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E-Book E-Book AUM Main Library 150.1988 (Browse Shelf) Not for loan

Introduction -- Part I. Health and Well-Being in the Western Tradition -- Chapter 1. Well-Being in the West: Hygeia Before and After the Demographic Transition; Corey L.M. Keyes -- Chapter 2. The Psychosomatic View; Giovannni Fava -- Part  II. Health and Well-Being in Indian Traditions -- Chapter 3. The Perspectives on Reality in Indian Traditions and their Implications for Health and Well-Being; Kiran Kumar K. Salagame -- Chapter 4. Concepts of Health and the Paradigm of Ayurveda; P. Ram Manohar -- Chapter 5. The Determinants of Health and Well-Being; A.N. Narayanan Nambi -- Chapter 6. The Role of Social Rituals in Well-Being; P.R. Krishnakumar -- Chapter 7. Health and Well-Being in Indian Local Health Traditions; Unnikrishnan Payyapallimana -- Part III. Bridging the Worlds -- Chapter 8. Quantum Logic in Ayurveda; Rama Jayasundar -- Chapter 9. The Psychological Roots of Health Promotion; Antonella Delle Fave -- Chapter 10. The Emergence of Health in Complex Adaptive Systems: A Common Ground for Ayurveda and Western Science; Antonio Morandi and Antonella Delle Fave -- Conclusions; joining Knowledge Traditions: Towards an Integrated Approach to Health and Well-Being; Antonio Morandi, A.N. Narayanan Nambi, and Antonella Delle Fave -- Notes -- Index.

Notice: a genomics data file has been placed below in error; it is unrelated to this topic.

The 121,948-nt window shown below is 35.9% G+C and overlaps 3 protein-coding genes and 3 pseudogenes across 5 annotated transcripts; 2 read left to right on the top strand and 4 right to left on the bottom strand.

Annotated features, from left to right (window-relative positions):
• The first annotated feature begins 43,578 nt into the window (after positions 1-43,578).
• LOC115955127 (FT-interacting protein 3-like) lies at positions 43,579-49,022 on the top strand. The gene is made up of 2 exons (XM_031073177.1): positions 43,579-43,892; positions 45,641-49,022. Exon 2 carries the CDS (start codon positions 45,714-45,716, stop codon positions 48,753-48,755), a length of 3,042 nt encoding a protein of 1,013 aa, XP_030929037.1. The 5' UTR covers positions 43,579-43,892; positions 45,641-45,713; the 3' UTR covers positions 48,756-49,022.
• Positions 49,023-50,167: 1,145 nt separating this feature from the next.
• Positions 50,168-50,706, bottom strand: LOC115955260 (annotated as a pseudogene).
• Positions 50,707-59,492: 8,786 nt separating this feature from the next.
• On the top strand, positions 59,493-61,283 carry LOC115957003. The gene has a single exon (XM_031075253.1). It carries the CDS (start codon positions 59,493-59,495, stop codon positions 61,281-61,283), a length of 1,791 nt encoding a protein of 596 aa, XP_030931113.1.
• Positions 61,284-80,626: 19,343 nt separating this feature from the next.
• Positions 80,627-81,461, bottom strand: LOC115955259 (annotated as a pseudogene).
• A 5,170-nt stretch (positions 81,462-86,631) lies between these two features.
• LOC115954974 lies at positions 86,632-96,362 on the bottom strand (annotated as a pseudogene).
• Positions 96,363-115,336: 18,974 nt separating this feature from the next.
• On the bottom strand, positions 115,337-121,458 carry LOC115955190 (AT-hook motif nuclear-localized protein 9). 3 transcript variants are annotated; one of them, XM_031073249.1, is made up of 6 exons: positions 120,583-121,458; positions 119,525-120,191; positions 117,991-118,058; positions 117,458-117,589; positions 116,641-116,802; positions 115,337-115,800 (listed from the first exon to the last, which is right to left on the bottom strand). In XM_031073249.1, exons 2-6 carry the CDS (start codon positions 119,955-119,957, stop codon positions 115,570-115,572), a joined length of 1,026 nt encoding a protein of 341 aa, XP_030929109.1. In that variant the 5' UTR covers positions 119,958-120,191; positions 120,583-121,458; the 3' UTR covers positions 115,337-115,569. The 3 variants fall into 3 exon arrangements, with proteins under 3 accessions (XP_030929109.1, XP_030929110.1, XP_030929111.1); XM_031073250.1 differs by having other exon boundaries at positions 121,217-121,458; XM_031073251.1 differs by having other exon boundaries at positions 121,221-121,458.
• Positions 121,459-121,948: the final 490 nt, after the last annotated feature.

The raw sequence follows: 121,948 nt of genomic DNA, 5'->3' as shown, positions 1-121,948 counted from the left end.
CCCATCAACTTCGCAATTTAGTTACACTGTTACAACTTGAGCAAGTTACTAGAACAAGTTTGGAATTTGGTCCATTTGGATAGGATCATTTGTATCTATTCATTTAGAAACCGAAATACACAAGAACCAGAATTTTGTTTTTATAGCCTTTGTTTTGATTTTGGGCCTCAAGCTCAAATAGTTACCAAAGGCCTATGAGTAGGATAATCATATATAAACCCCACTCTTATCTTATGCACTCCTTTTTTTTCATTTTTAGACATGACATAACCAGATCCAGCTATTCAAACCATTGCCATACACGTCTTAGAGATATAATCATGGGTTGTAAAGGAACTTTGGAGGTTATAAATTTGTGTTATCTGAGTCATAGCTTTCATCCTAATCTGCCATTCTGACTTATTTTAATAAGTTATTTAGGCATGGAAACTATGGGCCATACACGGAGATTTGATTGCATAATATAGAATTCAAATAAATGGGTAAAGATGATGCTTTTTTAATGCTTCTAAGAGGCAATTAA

Concepts like Health and Well-being are not exclusive products of the Western culture. Research has widely demonstrated that the representation of the body and of its pathologies, as well as treatment and healing practices vary across cultures in relation to social norms and beliefs.The culture of India is a melting pot of nine main Darshanas, or philosophical systems, that share the common core of a realization of the self in society. India’s traditional health system, Ayurveda, is a result of the practical application of the Darshanas to the observation of human nature and behavior. Ayurveda conceptualizes health, disease and well-being as multidimensional aspects of life, and it seeks to preserve a balance in individuals among their biological features, their psychological features and their environmental demands. The Ayurveda approach to health is remarkably similar to the eudaimonic conceptualization of well-being proposed by positive psychology, and the basic tenets of Ayurveda are deeply consistent with the latest developments of modern physics, which stresses the substantial interconnectedness among natural phenomena and their substrates. This text shows how the approach to health developed in Ayurveda can be fruitfully integrated in a general view of health and well-being that encompasses cultural and ideological boundaries. Specifically, it details the conceptualization of health as an optimal and mindful interaction between individuals and their environment.  

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